This Cartel Boss Boiled People into Stew

Mexican drug kingpin nabbed after years of bloody mayhem

This Cartel Boss Boiled People into Stew This Cartel Boss Boiled People into Stew
Miguel Trevino, center, with associates. Mexican navy photo This Cartel Boss Boiled People into Stew Mexican drug kingpin nabbed after years of bloody mayhem ... This Cartel Boss Boiled People into Stew
Miguel Trevino, center, with associates. Mexican navy photo

This Cartel Boss Boiled People into Stew

Mexican drug kingpin nabbed after years of bloody mayhem 

Early Monday morning, before dawn, a pickup truck carrying one of Mexico’s most notorious drug lords was heading down a dirt road near the Texas border. The kingpin, Miguel Trevino, was accompanied by his accountant and a bodyguard. Also inside the truck — typical for a narco boss — were eight guns and $2 million in cash.

Precisely what happened next is unclear. Mexican marines in a helicopter reportedly spotted the truck and halted it. Without a shot being fired, Trevino — the head of Mexico’s Zetas who went by the nom de guerre Z-40 — was taken into custody. It had been only nine months since he had been at the reigns of the cartel, a job that fell to him after his predecessor was killed by the marines near a baseball field. Trevino could be extradited to face charges in the United States.

In a drug war known for its merciless kingpins, Trevino stood out as one of the most merciless. Accounts from former hitmen paint the drug lord as a sociopath who murdered people (and animals) for fun, and trained recruits with bloodsport-style executions. He also had unusual origins for a Zetas leader. The cartel, which began as a group of assassins made up of former Mexican army commandos, brought Trevino in as a low-level hitman owing to his beginning as a street thug. And it was a confluence of events that allowed him to rise to the leadership position.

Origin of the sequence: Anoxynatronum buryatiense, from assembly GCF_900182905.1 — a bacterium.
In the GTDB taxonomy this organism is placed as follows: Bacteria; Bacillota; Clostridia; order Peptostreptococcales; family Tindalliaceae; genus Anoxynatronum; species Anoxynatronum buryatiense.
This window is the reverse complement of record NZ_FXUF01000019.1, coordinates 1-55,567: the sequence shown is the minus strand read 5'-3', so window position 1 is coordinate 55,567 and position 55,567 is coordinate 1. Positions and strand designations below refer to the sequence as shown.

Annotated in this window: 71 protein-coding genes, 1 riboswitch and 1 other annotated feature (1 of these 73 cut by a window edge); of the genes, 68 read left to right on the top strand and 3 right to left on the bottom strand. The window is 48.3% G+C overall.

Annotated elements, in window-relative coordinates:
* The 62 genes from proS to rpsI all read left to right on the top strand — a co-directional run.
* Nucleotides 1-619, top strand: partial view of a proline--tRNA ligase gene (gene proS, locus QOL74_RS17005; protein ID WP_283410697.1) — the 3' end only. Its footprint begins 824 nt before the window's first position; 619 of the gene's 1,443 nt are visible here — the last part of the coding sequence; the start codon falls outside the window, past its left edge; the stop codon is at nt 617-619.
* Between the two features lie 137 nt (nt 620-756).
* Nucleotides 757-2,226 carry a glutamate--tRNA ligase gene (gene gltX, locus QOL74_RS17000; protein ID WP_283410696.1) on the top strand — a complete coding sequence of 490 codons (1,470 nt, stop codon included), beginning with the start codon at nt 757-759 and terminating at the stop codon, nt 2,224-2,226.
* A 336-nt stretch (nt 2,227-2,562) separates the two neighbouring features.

The situation in nearby Nuevo Laredo is, not surprisingly, tense. The border city is home territory for the Zetas, and has heated up in recent months as the cartel’s rivals, the Sinaloa Federation, have moved in. Reprisal attacks from the Zetas, fighting between rivals inside the cartel and from the Zetas’ enemies are a potential threat. What happens next is also impossible to predict.

Department of Defense photo

‘He’s got to kill something’

The Mexican drug war began in the mid-2000s, as Pres. Felipe Calderon ordered thousands of soldiers into the streets to fight drug traffickers. But several years prior, a one-party system that ruled Mexico for decades had broken down with the election of Calderon’s predecessor, Vicente Fox. The traditional ruling party, the Institutional Revolutionary Party was thrown out of power, and the traditional corrupt patronage networks between government officials and criminals — which allowed criminal organizations a degree of leeway — were disrupted.

Two of Mexico’s largest cartels, the Sinaloa Federation and the Gulf Cartel, went at each other’s throats.

For a gangster, Trevino was in the right place the right time. As the cartels began fighting over the border city of Nuevo Laredo, Trevino was working as a small-time crook for a local gang known as Los Tejas, allied with Sinaloa. Their enemies, the Gulf Cartel, began moving their own enforcers known as Los Zetas into the city. The enforcers were based around a core group of rogue Mexican army commandos, formerly with the army’s Special Forces Airmobile Group. Trevino split with the local crooks and joined up. In 2010 the Zetas split with the Gulf Cartel and became independent — and quickly turned into Mexico’s largest cartel by territory.

The details surrounding Trevino’s rise in the Zetas’ ranks is fuzzy, but former cartel members who have testified in court cases and interviewed in prison have said Trevino’s perfectionism, sociopathic cruelty and ability to inspire loyalty were key factors.